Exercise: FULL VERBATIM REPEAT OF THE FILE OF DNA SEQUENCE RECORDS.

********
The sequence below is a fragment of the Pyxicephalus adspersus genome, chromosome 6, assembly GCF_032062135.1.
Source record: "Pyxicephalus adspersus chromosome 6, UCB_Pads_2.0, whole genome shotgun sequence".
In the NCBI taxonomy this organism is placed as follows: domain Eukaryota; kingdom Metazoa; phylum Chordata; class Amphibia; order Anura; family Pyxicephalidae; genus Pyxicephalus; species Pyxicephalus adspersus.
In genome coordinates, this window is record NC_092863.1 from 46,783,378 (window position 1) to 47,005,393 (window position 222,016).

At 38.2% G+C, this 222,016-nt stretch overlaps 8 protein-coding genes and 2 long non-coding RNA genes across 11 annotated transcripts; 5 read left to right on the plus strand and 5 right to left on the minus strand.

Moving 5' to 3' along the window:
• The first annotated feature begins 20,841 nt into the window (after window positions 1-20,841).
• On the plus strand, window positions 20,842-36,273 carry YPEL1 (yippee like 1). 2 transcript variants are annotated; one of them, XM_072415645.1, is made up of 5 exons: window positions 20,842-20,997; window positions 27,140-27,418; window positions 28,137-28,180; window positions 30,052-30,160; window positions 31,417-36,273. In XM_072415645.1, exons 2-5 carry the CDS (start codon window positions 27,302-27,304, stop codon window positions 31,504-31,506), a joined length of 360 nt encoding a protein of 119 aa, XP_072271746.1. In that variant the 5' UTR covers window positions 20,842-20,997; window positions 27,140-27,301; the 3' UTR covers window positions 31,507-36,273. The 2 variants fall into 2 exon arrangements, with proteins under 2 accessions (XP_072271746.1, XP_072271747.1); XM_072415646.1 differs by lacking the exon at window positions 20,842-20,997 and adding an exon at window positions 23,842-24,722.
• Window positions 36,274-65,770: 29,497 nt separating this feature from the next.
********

The sequence below is a fragment of the Pyxicephalus adspersus genome, chromosome 6, assembly GCF_032062135.1.
Source record: "Pyxicephalus adspersus chromosome 6, UCB_Pads_2.0, whole genome shotgun sequence".
In the NCBI taxonomy this organism is placed as follows: domain Eukaryota; kingdom Metazoa; phylum Chordata; class Amphibia; order Anura; family Pyxicephalidae; genus Pyxicephalus; species Pyxicephalus adspersus.
In genome coordinates, this window is record NC_092863.1 from 46,783,378 (window position 1) to 47,005,393 (window position 222,016).

At 38.2% G+C, this 222,016-nt stretch overlaps 8 protein-coding genes and 2 long non-coding RNA genes across 11 annotated transcripts; 5 read left to right on the plus strand and 5 right to left on the minus strand.

Moving 5' to 3' along the window:
• The first annotated feature begins 20,841 nt into the window (after window positions 1-20,841).
• On the plus strand, window positions 20,842-36,273 carry YPEL1 (yippee like 1). 2 transcript variants are annotated; one of them, XM_072415645.1, is made up of 5 exons: window positions 20,842-20,997; window positions 27,140-27,418; window positions 28,137-28,180; window positions 30,052-30,160; window positions 31,417-36,273. In XM_072415645.1, exons 2-5 carry the CDS (start codon window positions 27,302-27,304, stop codon window positions 31,504-31,506), a joined length of 360 nt encoding a protein of 119 aa, XP_072271746.1. In that variant the 5' UTR covers window positions 20,842-20,997; window positions 27,140-27,301; the 3' UTR covers window positions 31,507-36,273. The 2 variants fall into 2 exon arrangements, with proteins under 2 accessions (XP_072271746.1, XP_072271747.1); XM_072415646.1 differs by lacking the exon at window positions 20,842-20,997 and adding an exon at window positions 23,842-24,722.
• Window positions 36,274-65,770: 29,497 nt separating this feature from the next.